Twenty-six-year-old Burke was kicked out of the Marines for drug abuse a year after he returned home from Afghanistan in 2010. He was diagnosed with PTSD after his first tour in Iraq in 2008, but went on to serve in the Battle of Marjah in Helmand province because as he puts it, “That’s what Marines do. I wanted to keep fighting.”

While in a remote combat outpost in Afghanistan, Burke wandered off by himself and put the barrel of his rifle into his mouth. It was a fellow Marine who woke up concerned for his friend, which ultimately saved his life. Since getting out of the Marines, Burke says, “Six of my brothers have killed themselves.”

Burke is vocal about his experiences now, especially his experience living with PTSD. But he says talking about his other-than-honorable discharge for misconduct due to drug abuse is more difficult. There is more shame around being kicked out of an organization to which he gave his life than the war trauma he suffered as a result of his service.

In every meeting with representatives and senators, Burke is adamant: “I’m not here for myself. I’m here for those vets who didn’t have the same opportunities I did.”

He currently studies at the Yale Divinity School where he also received his undergraduate degree. Burke hopes to return to the military as a Navy chaplain where he can help young Marines going through the same traumas he faced. But he will need to upgrade his discharge status in order to do so.

What is certain is this issue is a matter of life and death for many veterans who have similar stories like Goldsmith and Burke. “This is the most vulnerable population of veterans,” says Thomas, in a meeting with Hill staffers. These are the veterans who become homeless or incarcerated and much of it is preventable.

“The perception was that they were good field Marines, bad barracks Marines,” explains Anderson, who enlisted in the Marines in 2000 and deployed to Iraq and Afghanistan. He was honorably discharged as a staff sergeant in 2013 and experienced both the enlisted and the administrative side of this issue while serving in a platoon commander slot for the Reserves. Anderson saw Marines coming home who were going to get administratively discharged due to being “trouble makers.”

“Most people just think, oh, they’re dirtbags,” he says. But he quickly realized those Marines struggling with substance abuse, explosive rage, and recklessness were also struggling with internal wars, ones that were overlooked. Anderson explains, “I thought these were isolated things, but, no this is a bigger problem.”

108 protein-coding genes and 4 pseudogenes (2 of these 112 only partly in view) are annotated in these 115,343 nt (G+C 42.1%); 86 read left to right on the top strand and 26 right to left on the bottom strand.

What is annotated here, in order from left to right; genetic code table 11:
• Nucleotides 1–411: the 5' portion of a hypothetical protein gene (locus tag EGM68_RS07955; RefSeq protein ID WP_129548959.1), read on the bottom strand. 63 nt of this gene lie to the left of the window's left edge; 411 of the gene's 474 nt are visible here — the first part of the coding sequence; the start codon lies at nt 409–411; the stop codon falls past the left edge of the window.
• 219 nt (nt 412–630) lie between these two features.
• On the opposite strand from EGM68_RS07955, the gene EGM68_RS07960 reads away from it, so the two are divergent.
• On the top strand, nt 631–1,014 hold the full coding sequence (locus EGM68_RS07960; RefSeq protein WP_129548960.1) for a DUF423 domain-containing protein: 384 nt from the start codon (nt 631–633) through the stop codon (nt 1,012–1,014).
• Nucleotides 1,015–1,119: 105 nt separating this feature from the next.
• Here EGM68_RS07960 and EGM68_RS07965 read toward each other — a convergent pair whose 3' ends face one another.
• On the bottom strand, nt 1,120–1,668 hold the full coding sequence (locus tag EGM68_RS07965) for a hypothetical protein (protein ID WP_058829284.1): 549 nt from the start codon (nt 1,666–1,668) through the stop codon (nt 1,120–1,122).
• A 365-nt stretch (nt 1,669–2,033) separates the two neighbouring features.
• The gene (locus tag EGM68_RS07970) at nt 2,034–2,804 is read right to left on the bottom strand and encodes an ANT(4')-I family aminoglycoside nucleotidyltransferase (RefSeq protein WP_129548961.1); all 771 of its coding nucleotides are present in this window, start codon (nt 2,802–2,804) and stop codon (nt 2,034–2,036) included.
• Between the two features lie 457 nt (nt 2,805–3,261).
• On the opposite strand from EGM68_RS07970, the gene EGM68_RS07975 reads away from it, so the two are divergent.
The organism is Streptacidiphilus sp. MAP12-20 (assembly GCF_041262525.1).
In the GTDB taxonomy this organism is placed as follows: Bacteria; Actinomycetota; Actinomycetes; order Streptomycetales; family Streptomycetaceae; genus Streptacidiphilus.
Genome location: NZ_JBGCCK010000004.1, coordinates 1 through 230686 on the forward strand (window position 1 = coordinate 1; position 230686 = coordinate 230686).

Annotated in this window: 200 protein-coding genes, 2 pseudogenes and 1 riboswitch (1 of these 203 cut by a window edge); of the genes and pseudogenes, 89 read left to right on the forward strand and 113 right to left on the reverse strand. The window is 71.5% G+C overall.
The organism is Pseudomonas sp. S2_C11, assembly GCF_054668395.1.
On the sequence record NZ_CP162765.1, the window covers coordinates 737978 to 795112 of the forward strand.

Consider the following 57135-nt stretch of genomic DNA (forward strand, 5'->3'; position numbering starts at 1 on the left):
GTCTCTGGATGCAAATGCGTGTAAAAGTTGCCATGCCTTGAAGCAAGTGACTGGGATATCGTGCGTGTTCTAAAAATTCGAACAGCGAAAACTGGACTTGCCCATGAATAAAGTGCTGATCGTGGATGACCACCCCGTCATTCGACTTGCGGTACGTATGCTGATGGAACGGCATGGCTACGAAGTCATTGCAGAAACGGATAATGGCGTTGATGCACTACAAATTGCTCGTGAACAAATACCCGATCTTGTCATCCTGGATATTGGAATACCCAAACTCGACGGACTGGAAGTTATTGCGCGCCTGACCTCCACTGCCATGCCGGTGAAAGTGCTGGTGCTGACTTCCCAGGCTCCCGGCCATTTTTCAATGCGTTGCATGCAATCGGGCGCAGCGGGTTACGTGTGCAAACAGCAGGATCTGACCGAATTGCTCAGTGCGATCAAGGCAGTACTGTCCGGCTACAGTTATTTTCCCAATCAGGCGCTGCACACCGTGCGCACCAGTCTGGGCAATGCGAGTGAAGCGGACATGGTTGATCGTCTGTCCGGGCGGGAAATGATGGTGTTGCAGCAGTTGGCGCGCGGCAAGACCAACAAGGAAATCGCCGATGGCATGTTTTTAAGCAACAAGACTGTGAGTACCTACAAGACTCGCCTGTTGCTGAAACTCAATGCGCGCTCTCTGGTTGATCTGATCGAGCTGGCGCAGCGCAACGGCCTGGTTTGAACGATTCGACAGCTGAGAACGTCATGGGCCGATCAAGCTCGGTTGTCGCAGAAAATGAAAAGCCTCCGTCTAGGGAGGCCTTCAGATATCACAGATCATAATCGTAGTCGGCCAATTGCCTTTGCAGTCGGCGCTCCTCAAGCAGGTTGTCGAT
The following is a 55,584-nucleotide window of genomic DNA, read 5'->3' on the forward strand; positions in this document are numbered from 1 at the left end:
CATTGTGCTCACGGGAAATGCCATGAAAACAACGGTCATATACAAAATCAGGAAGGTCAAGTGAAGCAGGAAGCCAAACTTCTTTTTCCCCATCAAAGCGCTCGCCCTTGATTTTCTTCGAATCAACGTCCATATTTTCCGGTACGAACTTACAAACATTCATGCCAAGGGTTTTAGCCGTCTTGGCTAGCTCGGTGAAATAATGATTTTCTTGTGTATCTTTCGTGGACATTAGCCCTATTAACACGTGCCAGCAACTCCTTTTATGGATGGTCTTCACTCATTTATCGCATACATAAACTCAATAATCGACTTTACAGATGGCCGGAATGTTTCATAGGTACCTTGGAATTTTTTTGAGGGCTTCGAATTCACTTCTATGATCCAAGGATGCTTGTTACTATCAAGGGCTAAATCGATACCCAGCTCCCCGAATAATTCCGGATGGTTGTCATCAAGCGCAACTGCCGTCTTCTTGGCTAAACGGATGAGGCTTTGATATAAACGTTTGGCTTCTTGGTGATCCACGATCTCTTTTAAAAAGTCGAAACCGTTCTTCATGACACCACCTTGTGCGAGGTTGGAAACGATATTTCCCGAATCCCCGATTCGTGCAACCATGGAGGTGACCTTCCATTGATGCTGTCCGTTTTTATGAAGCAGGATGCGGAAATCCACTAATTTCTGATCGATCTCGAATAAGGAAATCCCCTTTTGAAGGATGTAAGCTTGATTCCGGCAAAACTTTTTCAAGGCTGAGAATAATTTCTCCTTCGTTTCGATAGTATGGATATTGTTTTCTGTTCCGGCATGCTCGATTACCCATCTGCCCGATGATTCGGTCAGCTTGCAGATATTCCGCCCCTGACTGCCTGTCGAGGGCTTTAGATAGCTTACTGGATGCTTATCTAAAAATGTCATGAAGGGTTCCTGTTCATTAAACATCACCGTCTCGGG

During their five-day visit to Capitol Hill, these young men found bipartisan support from the both the House and Senate while visiting the offices of Sen. Gary Peters, and representatives Mike Coffman, Peter King, Seth Moulton, Patrick Murphy, and John Katko, among others. While Peters will lead for the Fairness for Veterans bill in the Senate, it is still unclear who will spearhead the issue in the House.

Peters’ Fairness for Veterans bill frees up commanders from feeling the burden of deciding what is PTSD and traumatic brain injury and what is just poor behavior because there would be a fair, evidence-based review board doing a proper investigation.

However, Goldsmith and others also want to expand on the existing bill to include free access to the VA for other-than-honorable vets in order to obtain a diagnosis and get treatment right away for their service-related injury, rather than having to wait for months on a characterization review. Additionally they want to make access easier to the discharge review board rather than forcing vets to travel to Washington, D.C.

“How we take care of our veterans now will affect the next war and who enlists to fight it,” says Goldsmith, at the end of his long week in Washington, echoing a quote by George Washington.

The Fairness For Veterans bill is as much about the past as it is about the future. After 15 years of war, the cost is no doubt going to be high, not only in lives lost during combat but those that will forever be affected by the experience of war. PTSD and traumatic brain injury continue to be the signature wounds of this generation’s wars. It is imperative the military strives to understand these injuries in greater depth and to not penalize those who have already suffered.